In the world of nuts and bolts and other mechanical fasteners, things are usually flat, parallel, perpendicular, and rigid, just the way engineers like it. But a professor at California Polytechnic State University, San Luis Obispo has disrupted that notion.
Saeed Niku, a professor of mechanical engineering at Cal Poly working with students in one of his classes, has developed the “Flexible Fastener,” a bolt designed to bend.
At the heart of the fastener is a shank made of a strong, yet flexible material such as Kevlar, nylon, steel cable, or wire rope. Threads made of steel coiled like a spring wrap around the core and are bonded to it along the length and at each end, along with a head at one end.
The fastener is “axially rigid but laterally compliant,” Niku said. “You can tighten the screw like any screw, but it can also move sideways.” It can carry axial loads yet is flexible enough to connect non-parallel surfaces, go through mismatched or misaligned holes, or handle machine applications where small lateral movements are required.
The idea for the Flexible Fastener came from a project in Niku’s Philosophy of Design class in 2000. Three students were working on a project where there was a question about putting screws into the wooden frame of California houses for earthquake protection. They wanted to bolt the houses to the foundation. Niku came up with the idea for a flexible bolt, and the students took it and made samples.
After the class ended, Niku took over the project and refined the design. The National Collegiate Innovators and Inventors Alliance and the Lemelson Foundation initially funded the effort.
A patent drawing of the fastener. Image: Saeed Niku
The Flexible Fastener can be made in many different sizes, from as small as 3/16 inch in diameter to as large as desired. According to Jim Dunning, program manager in Cal Poly’s Office of Research and Economic Development, which engages industry through the California Central Coast Research Partnership, the fastener can be manufactured to various degrees of rigidity.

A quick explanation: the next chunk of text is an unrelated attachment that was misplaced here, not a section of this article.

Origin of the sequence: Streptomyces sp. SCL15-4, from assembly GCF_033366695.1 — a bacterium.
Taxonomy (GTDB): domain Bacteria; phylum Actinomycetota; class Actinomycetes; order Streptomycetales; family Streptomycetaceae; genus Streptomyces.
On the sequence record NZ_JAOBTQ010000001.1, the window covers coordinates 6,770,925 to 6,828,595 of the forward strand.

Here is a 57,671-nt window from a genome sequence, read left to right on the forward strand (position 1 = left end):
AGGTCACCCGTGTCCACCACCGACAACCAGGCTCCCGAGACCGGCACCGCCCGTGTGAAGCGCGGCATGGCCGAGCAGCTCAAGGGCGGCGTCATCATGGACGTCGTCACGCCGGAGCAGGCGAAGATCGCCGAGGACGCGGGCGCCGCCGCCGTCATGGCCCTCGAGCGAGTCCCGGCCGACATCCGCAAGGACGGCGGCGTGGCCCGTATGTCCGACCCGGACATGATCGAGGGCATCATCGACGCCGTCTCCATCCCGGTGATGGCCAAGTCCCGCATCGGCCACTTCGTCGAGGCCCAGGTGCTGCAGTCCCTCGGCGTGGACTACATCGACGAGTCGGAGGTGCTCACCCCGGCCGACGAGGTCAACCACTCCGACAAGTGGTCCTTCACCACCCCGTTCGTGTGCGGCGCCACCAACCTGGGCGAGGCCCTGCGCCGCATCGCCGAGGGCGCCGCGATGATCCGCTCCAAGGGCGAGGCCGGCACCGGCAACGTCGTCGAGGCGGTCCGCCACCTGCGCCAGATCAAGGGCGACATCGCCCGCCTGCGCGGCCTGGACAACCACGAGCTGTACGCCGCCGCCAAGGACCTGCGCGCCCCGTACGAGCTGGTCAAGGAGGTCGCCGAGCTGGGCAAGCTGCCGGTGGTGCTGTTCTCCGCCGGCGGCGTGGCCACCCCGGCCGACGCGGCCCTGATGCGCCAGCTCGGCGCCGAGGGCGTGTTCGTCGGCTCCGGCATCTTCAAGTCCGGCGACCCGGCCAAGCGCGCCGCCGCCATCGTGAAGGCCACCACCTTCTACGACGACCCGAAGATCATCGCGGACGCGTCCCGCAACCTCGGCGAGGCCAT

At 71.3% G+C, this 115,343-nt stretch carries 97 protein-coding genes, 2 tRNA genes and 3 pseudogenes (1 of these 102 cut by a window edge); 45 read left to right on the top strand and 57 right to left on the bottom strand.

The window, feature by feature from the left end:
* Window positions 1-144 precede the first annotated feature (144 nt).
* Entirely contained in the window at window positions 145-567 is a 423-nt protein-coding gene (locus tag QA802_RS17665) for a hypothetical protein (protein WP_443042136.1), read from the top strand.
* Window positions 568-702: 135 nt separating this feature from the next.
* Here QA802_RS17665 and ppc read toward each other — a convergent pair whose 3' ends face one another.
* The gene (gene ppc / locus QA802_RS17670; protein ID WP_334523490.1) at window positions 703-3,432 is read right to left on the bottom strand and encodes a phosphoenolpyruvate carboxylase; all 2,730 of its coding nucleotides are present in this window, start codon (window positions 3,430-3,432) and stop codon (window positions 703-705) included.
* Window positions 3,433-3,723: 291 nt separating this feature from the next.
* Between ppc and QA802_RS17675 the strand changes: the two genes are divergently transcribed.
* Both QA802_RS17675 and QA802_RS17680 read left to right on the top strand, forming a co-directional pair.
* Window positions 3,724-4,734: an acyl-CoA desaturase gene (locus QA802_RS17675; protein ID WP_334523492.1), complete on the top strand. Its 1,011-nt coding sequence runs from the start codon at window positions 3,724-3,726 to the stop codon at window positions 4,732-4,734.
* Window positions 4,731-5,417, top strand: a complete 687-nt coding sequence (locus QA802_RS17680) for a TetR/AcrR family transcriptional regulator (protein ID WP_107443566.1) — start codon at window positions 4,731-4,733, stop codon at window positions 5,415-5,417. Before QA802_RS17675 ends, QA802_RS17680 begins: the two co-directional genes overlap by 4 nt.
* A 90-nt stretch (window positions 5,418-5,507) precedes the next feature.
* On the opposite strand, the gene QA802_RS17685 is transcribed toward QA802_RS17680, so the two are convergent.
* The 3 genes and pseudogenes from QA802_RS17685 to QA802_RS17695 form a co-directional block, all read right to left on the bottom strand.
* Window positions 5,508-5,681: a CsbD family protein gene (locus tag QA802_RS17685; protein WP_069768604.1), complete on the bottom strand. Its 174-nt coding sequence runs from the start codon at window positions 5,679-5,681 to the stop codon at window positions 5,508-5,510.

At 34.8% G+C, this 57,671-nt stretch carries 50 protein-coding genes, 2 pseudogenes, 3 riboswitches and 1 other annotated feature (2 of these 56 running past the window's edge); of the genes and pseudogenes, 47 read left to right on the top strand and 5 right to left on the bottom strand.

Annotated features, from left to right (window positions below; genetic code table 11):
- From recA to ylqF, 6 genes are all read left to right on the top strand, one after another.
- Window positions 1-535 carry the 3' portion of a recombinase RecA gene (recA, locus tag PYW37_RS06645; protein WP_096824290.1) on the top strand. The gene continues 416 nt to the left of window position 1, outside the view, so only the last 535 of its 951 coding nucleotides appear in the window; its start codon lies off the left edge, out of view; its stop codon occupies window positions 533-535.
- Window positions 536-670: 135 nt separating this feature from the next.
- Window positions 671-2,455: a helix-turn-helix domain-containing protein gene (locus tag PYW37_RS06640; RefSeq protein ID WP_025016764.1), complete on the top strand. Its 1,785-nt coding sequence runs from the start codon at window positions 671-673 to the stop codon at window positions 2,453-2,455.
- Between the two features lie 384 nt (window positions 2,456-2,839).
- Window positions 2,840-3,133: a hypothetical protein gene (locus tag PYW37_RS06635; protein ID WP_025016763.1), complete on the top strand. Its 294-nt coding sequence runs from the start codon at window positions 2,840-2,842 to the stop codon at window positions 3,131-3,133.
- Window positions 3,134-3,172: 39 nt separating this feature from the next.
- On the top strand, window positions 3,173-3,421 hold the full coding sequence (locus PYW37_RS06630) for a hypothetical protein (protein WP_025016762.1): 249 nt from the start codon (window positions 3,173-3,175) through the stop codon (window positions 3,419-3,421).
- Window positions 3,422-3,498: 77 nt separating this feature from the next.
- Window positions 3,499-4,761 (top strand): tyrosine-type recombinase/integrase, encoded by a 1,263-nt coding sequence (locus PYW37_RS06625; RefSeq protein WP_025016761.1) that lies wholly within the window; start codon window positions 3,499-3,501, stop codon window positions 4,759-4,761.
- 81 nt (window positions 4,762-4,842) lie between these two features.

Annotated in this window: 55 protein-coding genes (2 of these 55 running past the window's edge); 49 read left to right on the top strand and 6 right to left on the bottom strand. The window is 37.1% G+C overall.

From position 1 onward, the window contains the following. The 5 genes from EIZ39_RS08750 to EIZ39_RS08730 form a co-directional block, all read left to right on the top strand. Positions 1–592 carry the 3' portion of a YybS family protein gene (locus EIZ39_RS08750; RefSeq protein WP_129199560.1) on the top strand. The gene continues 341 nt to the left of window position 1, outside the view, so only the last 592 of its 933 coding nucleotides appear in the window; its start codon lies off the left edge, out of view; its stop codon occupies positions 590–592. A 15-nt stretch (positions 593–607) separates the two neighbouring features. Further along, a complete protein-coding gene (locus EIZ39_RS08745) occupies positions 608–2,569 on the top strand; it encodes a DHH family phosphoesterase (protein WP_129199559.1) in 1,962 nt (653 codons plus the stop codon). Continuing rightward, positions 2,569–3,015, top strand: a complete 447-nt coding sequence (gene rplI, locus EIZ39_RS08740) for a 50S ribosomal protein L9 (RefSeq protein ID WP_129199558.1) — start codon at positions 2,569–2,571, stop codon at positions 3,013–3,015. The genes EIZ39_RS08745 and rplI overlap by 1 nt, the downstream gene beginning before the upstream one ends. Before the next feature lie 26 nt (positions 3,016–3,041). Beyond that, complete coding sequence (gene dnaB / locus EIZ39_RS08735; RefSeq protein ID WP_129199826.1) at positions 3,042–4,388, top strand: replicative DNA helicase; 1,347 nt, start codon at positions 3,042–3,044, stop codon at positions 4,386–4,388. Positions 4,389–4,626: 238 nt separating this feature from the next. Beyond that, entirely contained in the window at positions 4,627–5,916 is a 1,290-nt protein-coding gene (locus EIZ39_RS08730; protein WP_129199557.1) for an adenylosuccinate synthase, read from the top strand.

Niku said the fastener can be used with “anything basically that is not parallel or aligned or needs to move sideways.” In construction, it can attach parts with non-parallel surfaces without a need for countersinks, as in a truss. It can be used in repairing and refurbishing products and structures where holes do not line up or are misplaced. You can actually just bend a screw into the non-parallel surfaces and attach them.
It can also be used in robotics applications where simultaneous lateral compliance and axial stiffness is desired, as in attaching a fixture to the robot that can move sideways for assembly. Similarly, the fastener can be used in medical applications such as in artificial knees, where bending is desired between different parts while they remain attached or where you need to move sideways because the holes don’t match. And Dunning adds, “An application I always have in mind is a seismic retrofit project.” The bolt’s lateral flexibility allows whole structures to flex to better withstand the jolt of an earthquake.
Niku received a patent on the Flexible Fastener in 2005, and now the Research Partnership, known as C3RP, is attempting to license it. “We seek a partner willing to invest the time and tooling to find out exactly what the optimum manufacturing would be,” Dunning said.
Original story found at Cal Poly’s Research and Economic DevelopmentFasteners, Fastening Products, News